I have also shared with them your concerns about how much technology time they have.  It’s important to let them know you want them to be happy and healthy – and that staring at a screen 4-5 hours a day is not healthy.  My kids hate it when I say it, but, I tell them it will turn their brains to mush.

And the hardest one of all…I am trying to control my own technology habits.   I am a computer-geek.  I love to research things online and blog too. This one’s hard for me – but – every time they come into the room and find me on my computer – I feel my conscience being pricked.

Hey!  Do you have any good ideas for making sure your kids don’t spend too much on technology?  Tell me in the comments! I need some fresh ideas!

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6 thoughts on “Mom I’m Bored…

  1. Debby R

    I'll take it a step further…in my day, addiction problems were crack and cocaine. The addiction of today's society are the screens–the especially difficult thing to overcome this addiction is that it is socially acceptable. Can an addict just do a little? No. Shut it down. Once a week for an hour if it has to be something. Growing up, we didn't have any of these things and we are totally ok. Our kids will be totally ok too if they only have VERY limited access.

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  2. This is great…I can totally relate. It's especially hard with Ethan because he truly does have issues with imagination. It's just always been a challenge, no matter what I've tried over the course of years and years. One thing I do is make him work to do screen time (I think you've mentioned this before). What better time to ask them to do things than when they are completely motivated. 🙂 I also try to prolong it as long as possible, because it seems the sooner we start with it, it just sets a tone for the entire day. It's sooo hard sometimes, though. We just dealt with a tantrum today because I let him go a little longer than normal because I had to finish some freelance work. Just keep experimenting!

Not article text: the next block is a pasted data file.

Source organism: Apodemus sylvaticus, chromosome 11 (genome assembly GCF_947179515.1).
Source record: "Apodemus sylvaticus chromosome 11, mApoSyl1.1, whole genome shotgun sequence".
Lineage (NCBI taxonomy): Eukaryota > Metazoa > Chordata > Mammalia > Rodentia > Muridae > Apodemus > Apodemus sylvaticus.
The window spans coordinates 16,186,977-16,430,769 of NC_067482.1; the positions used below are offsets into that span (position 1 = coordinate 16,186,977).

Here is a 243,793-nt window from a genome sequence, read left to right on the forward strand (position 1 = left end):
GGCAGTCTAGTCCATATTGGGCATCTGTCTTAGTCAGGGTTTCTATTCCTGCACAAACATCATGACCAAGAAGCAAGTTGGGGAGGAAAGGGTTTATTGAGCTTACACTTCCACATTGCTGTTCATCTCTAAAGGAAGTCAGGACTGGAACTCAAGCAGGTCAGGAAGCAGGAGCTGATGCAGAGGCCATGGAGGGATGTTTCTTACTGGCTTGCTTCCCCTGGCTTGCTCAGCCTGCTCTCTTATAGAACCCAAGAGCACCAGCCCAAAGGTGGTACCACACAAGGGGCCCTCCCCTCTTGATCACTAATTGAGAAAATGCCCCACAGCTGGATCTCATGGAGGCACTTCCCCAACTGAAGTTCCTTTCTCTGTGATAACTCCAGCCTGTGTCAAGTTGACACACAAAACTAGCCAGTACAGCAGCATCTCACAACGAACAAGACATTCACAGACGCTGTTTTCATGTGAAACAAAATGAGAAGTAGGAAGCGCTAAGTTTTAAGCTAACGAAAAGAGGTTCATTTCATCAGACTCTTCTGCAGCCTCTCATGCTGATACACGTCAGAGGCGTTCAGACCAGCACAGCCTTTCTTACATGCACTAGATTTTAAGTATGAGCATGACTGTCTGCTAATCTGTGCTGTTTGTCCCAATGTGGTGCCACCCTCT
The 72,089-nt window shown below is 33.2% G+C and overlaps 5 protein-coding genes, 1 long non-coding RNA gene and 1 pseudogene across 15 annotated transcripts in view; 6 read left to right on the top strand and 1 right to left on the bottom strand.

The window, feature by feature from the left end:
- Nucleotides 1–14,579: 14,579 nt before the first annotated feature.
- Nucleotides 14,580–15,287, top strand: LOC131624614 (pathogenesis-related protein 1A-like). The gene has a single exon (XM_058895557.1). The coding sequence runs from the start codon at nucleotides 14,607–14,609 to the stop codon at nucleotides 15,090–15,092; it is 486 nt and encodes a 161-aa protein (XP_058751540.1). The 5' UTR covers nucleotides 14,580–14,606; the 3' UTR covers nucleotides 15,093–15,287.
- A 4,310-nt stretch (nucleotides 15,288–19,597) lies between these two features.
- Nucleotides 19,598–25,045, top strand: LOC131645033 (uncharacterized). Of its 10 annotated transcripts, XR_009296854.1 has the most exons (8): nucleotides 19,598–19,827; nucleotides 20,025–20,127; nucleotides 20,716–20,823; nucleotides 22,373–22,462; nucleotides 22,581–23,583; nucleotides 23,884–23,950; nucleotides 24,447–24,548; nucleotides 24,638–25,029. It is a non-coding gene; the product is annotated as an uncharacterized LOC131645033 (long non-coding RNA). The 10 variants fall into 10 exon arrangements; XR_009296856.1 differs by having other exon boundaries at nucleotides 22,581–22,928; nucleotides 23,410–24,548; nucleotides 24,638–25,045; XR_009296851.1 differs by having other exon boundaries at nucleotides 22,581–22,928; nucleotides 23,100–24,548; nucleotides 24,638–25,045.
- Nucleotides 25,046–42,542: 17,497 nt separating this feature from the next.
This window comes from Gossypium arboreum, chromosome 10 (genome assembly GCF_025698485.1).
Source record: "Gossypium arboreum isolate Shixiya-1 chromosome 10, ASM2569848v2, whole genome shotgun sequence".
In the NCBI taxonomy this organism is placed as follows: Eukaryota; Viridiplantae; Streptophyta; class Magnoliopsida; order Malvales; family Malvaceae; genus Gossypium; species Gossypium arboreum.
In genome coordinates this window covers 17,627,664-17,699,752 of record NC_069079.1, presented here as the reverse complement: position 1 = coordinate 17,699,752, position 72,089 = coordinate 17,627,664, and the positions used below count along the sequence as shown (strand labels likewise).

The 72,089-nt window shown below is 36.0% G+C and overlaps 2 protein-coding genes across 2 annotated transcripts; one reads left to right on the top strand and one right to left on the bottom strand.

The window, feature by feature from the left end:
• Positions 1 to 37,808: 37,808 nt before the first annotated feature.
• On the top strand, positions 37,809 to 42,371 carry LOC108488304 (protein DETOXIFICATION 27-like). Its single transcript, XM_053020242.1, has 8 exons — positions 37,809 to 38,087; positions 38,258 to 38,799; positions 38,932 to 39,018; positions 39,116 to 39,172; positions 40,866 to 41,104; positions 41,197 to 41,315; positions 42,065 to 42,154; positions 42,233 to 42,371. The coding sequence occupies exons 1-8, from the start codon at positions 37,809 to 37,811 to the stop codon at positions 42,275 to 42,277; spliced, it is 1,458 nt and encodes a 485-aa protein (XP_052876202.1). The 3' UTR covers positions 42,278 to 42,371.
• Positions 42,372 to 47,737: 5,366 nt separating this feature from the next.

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  3. Anonymous

    We implemented a “no screens after 10AM” rule in our house this summer because, like you, we were noticing some behaviors in our boys that we weren't too fond of. After a few days of loud complaints, the screens now get turned off without a reminder and often with a smile! My boys have found freedom from technology and have been actually enjoying their summer! Bike riding, lego building, fort making, knee scraping kind of fun! It's been inspiring to watch them enjoy their childhoods and fill their days with things that I remember loving as a kid. Good for you making a concerted effort to limit their screen time! I hope you have many of the same results as us! I will day that on incredibly hot days or rainy ones, we often make exceptions for an afternoon movie or extra mario cart…a mom has to keep her sanity after all 🙂